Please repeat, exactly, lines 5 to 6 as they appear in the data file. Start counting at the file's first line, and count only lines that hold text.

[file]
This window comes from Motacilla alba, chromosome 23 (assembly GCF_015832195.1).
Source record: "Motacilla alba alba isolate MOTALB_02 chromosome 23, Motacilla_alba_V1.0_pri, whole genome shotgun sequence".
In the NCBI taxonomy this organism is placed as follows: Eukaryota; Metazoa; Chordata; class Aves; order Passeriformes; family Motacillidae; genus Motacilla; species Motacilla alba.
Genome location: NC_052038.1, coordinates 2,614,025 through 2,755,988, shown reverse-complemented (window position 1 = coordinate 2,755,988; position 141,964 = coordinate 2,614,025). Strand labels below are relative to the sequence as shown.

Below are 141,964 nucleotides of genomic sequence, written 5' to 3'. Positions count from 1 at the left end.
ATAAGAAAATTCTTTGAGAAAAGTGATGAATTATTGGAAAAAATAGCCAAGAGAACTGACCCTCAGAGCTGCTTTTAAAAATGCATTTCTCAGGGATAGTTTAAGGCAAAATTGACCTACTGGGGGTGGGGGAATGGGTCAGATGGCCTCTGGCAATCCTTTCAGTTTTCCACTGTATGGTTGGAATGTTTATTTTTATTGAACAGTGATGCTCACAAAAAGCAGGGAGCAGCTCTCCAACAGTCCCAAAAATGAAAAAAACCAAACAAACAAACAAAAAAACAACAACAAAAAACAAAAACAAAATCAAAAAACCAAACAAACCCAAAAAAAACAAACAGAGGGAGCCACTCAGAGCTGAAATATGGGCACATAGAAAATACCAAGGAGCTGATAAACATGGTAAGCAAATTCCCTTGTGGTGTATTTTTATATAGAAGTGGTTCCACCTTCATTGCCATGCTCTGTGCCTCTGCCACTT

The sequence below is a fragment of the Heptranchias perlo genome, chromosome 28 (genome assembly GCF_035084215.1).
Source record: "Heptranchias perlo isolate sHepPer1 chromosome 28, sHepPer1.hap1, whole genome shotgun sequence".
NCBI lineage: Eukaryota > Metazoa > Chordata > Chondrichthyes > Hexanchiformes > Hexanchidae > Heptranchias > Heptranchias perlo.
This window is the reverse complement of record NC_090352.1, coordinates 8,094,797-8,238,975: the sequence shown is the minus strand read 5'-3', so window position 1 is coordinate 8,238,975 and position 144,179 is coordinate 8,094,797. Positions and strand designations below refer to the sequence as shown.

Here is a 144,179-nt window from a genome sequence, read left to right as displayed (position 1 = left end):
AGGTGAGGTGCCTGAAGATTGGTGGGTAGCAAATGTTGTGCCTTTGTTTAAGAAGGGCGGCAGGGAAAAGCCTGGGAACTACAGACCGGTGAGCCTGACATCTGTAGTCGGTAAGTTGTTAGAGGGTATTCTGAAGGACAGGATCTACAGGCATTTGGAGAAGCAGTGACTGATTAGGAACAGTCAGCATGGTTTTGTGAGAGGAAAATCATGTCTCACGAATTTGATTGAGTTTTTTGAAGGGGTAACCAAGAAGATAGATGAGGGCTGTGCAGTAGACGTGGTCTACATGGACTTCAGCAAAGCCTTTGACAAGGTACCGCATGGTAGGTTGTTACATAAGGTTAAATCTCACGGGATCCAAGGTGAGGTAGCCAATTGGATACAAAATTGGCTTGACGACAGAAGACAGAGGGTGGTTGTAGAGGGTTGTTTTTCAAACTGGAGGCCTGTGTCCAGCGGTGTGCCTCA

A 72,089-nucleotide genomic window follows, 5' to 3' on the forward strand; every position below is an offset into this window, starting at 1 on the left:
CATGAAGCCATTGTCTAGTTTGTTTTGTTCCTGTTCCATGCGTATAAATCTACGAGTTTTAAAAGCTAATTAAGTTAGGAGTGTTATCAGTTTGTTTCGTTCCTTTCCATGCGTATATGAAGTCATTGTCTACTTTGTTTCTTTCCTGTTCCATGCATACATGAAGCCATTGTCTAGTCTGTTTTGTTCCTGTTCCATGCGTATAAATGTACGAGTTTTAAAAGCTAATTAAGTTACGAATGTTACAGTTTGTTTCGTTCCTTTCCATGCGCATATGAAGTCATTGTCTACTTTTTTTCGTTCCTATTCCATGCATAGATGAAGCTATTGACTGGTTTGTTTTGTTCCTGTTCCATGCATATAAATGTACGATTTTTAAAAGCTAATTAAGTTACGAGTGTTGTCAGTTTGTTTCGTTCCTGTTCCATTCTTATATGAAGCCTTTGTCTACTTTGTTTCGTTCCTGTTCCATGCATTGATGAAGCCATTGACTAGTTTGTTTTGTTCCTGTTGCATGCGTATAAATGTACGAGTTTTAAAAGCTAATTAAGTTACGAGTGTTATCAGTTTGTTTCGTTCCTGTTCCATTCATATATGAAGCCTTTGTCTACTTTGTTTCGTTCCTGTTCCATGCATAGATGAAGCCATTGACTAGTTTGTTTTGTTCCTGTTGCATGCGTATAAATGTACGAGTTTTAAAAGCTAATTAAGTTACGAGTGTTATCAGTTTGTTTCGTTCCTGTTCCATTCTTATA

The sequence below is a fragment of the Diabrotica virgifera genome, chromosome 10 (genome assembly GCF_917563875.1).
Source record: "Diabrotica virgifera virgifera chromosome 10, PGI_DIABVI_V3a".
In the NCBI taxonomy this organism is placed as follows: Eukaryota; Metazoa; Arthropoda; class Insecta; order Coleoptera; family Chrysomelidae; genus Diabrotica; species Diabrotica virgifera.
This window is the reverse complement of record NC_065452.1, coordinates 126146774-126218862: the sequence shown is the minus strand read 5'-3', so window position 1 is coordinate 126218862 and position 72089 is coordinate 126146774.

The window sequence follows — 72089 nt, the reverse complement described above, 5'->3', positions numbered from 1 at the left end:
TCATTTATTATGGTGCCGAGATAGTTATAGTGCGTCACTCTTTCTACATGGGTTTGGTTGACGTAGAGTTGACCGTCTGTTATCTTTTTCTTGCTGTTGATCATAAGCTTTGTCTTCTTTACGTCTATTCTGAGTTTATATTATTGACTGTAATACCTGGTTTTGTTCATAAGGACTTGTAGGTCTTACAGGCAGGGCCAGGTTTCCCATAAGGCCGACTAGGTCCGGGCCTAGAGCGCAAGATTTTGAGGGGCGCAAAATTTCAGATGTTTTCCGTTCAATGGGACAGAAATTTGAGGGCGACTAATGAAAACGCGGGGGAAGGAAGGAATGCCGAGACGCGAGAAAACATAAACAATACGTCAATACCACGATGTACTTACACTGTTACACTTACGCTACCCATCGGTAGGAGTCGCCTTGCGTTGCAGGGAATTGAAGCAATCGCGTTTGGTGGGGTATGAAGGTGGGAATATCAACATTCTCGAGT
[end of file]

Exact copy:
Below are 141,964 nucleotides of genomic sequence, written 5' to 3'. Positions count from 1 at the left end.
ATAAGAAAATTCTTTGAGAAAAGTGATGAATTATTGGAAAAAATAGCCAAGAGAACTGACCCTCAGAGCTGCTTTTAAAAATGCATTTCTCAGGGATAGTTTAAGGCAAAATTGACCTACTGGGGGTGGGGGAATGGGTCAGATGGCCTCTGGCAATCCTTTCAGTTTTCCACTGTATGGTTGGAATGTTTATTTTTATTGAACAGTGATGCTCACAAAAAGCAGGGAGCAGCTCTCCAACAGTCCCAAAAATGAAAAAAACCAAACAAACAAACAAAAAAACAACAACAAAAAACAAAAACAAAATCAAAAAACCAAACAAACCCAAAAAAAACAAACAGAGGGAGCCACTCAGAGCTGAAATATGGGCACATAGAAAATACCAAGGAGCTGATAAACATGGTAAGCAAATTCCCTTGTGGTGTATTTTTATATAGAAGTGGTTCCACCTTCATTGCCATGCTCTGTGCCTCTGCCACTT